I am twelve years old and sitting beside the lit Christmas tree. Everyone else is in bed and I am hatching a plan. What if, just for fun, I open all my gifts and then re-wrap them before Christmas? Wouldn’t that be cool?? No more waiting and guessing! No more hoping I get what I want! Yes. I’ll do it.
So I carefully open up the end of each package with my name on it and slip the boxes out without having to undo most of the remaining tape. (Brilliant.) I peek into each one, but it’s not as fun as I imagined earlier and I’m getting more and more anxious as the time stretches on. It’s kind of cool but not really. It’s actually pretty nerve wracking and I begin to hurry through each one, barely glancing at the present, just praying I’ll get through this without getting caught. I made it! No one knows! Whew.
Then I start thinking about Christmas morning. All the faces around the tree, watching me (re)open my packages, looking for my reactions, hoping I’ll love it!! And I realize my great caper doesn’t end this night, it has to stretch out the next few days and culminate with a Christmas morning performance like I’ve never given before. Not cool.
It is a funny thing about memory. I don’t remember a single present from that year. Not one. I do remember feeling guilty and worried (that was the year I realized being a spy was probably not for me…) And I remember something else. None of it mattered. Because Christmas morning came and I, sick with worry, was immediately enveloped in the love around the tree. My anxiety melted away. There was my mom, who had somehow managed to have something ready for us to munch on even though it was early morning. There were my grandparents, looking at us as if we were the most amazing kids in the world. And my dad, pretending to guess every present beforehand and making us laugh. My little sister, who loved everything she ever got, was as excited about my gifts as I was (more, as it turns out), and she provided good cover. And they all loved me, just as I was. Maybe my parents knew about the packages (there is that thing, after all, about eyes in the back of their heads).
Maybe they didn’t. But it didn’t matter. Because they loved me. I relaxed into that love and let it take away all the worry and guilt and fretting. That’s what I remember about the Christmas I pre-opened my gifts. The only one that mattered, the only gift I remember, didn’t come in a box anyway.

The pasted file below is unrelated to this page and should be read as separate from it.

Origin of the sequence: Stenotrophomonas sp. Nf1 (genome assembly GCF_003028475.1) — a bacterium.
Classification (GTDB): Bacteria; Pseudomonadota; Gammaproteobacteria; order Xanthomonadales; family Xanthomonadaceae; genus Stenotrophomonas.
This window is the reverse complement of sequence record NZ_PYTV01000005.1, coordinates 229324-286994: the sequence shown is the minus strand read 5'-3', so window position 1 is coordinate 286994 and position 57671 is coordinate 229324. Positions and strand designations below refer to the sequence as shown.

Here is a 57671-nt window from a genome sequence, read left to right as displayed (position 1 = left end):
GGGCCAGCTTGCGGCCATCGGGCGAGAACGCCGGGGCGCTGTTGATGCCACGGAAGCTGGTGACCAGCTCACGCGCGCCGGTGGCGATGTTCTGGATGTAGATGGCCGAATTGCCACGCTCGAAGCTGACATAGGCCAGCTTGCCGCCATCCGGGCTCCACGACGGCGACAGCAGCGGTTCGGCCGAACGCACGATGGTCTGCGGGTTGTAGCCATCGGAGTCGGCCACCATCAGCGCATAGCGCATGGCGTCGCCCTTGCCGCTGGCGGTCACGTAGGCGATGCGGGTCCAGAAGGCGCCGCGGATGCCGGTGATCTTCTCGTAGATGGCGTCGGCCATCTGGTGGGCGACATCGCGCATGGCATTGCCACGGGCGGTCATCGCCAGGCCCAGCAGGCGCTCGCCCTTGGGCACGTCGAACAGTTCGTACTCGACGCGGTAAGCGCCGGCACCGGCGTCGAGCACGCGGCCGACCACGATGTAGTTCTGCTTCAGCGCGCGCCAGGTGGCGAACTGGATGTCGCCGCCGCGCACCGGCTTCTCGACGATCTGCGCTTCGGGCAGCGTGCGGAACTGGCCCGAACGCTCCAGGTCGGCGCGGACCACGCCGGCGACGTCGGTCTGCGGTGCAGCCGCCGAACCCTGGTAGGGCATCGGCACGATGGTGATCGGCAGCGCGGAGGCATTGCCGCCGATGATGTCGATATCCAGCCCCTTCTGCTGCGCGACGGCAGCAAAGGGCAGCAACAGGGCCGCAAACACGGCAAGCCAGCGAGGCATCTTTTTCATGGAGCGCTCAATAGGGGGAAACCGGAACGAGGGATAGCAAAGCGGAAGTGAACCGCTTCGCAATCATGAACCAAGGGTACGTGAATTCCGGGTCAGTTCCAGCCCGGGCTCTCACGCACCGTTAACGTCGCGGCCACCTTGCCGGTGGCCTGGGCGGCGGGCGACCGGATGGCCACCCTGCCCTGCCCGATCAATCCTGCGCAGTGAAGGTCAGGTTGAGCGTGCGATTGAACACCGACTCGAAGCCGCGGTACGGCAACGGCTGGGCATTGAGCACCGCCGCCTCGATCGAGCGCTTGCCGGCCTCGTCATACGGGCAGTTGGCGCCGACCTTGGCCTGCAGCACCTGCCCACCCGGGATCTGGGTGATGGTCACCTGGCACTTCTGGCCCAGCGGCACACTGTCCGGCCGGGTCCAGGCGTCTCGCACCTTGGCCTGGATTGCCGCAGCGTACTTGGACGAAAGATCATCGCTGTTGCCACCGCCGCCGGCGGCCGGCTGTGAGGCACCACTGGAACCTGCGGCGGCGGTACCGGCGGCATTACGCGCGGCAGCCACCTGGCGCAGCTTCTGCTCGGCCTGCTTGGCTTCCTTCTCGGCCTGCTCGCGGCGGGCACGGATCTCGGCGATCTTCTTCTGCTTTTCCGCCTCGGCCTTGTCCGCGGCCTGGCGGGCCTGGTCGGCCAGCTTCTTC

Love. It is the only gift we really need, and it is the only one that is always available to us. No matter what we get, or don’t get, under the tree, the greatest gift of our life is already ours– the love of God, flowing through people, flowing out of us. In the darkest night and in the greatest need, we can call on that Love to be with us and to see us through. When we are most ashamed or most lonely, we can count on that Love to heal us and bring us peace. God’s Love is the grounding of our lives, and nothing we can do will ever change that. What a gift, indeed.
When Jesus was born we are told that he received three gifts from the Magi. They were expensive and exotic and impressive. But first he received something far more valuable: the loving touch of his mother and the tender watchfulness of his father. They were the human expressions of God’s Love, and they helped to set the course of his life.
This Christmas, look for the ways Love is being expressed in your life. Perhaps it is with friends or family or neighbors who care. Perhaps it is in activism that you see makes a difference in the world. Perhaps it is in simple words of kindness spoken from one stranger to another. Love is out there, to be seen and experienced. Love is in here, to be savored and shared. Just remember what I discovered so many years ago: it can never be contained in a box.
We all live in two worlds: the world of our everyday lives, filled with family and traditions, and the greater world, filled with people we do not know and events far from our front steps. Sometimes it is easy to keep them separate, and though the news may make us sad or anxious or even angry, we can close our eyes at night, safe in our own beds, insulated from the outside world.
Yet, this is not always so. As we prepared this week to light the second candle on the Advent wreath, we read again about two more young black men whose deaths at the hands of law enforcement officials have been inexplicably unpunished, and a world of pain intersects with ours. Our candle this week signifies “Peace,” and I could not in good conscious light it without connecting our yearning for peace with the reality of our world. We are, indeed, a people who walk in darkness – and we need a light that reminds us of the Way we are asked to walk.